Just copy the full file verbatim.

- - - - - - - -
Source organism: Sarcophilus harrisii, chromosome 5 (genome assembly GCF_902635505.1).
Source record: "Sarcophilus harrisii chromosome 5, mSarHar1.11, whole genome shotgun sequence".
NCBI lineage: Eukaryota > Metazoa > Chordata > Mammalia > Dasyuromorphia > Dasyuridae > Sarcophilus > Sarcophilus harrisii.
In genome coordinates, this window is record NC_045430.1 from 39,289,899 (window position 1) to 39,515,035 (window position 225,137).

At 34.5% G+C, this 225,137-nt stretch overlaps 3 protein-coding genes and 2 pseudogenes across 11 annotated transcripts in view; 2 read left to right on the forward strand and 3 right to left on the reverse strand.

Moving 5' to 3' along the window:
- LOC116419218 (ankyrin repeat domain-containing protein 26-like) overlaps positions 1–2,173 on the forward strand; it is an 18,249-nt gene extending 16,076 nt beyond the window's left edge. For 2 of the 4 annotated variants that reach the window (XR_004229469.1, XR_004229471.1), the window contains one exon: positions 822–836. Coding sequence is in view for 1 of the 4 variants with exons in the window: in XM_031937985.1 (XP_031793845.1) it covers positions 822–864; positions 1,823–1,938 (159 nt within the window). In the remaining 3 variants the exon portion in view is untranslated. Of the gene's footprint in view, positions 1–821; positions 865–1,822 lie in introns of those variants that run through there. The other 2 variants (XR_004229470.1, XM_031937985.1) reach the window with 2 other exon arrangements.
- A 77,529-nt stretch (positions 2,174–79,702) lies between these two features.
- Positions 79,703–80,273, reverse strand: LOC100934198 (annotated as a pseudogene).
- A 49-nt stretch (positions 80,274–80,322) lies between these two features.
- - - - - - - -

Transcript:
Source organism: Sarcophilus harrisii, chromosome 5 (genome assembly GCF_902635505.1).
Source record: "Sarcophilus harrisii chromosome 5, mSarHar1.11, whole genome shotgun sequence".
NCBI lineage: Eukaryota > Metazoa > Chordata > Mammalia > Dasyuromorphia > Dasyuridae > Sarcophilus > Sarcophilus harrisii.
In genome coordinates, this window is record NC_045430.1 from 39,289,899 (window position 1) to 39,515,035 (window position 225,137).

At 34.5% G+C, this 225,137-nt stretch overlaps 3 protein-coding genes and 2 pseudogenes across 11 annotated transcripts in view; 2 read left to right on the forward strand and 3 right to left on the reverse strand.

Moving 5' to 3' along the window:
- LOC116419218 (ankyrin repeat domain-containing protein 26-like) overlaps positions 1–2,173 on the forward strand; it is an 18,249-nt gene extending 16,076 nt beyond the window's left edge. For 2 of the 4 annotated variants that reach the window (XR_004229469.1, XR_004229471.1), the window contains one exon: positions 822–836. Coding sequence is in view for 1 of the 4 variants with exons in the window: in XM_031937985.1 (XP_031793845.1) it covers positions 822–864; positions 1,823–1,938 (159 nt within the window). In the remaining 3 variants the exon portion in view is untranslated. Of the gene's footprint in view, positions 1–821; positions 865–1,822 lie in introns of those variants that run through there. The other 2 variants (XR_004229470.1, XM_031937985.1) reach the window with 2 other exon arrangements.
- A 77,529-nt stretch (positions 2,174–79,702) lies between these two features.
- Positions 79,703–80,273, reverse strand: LOC100934198 (annotated as a pseudogene).
- A 49-nt stretch (positions 80,274–80,322) lies between these two features.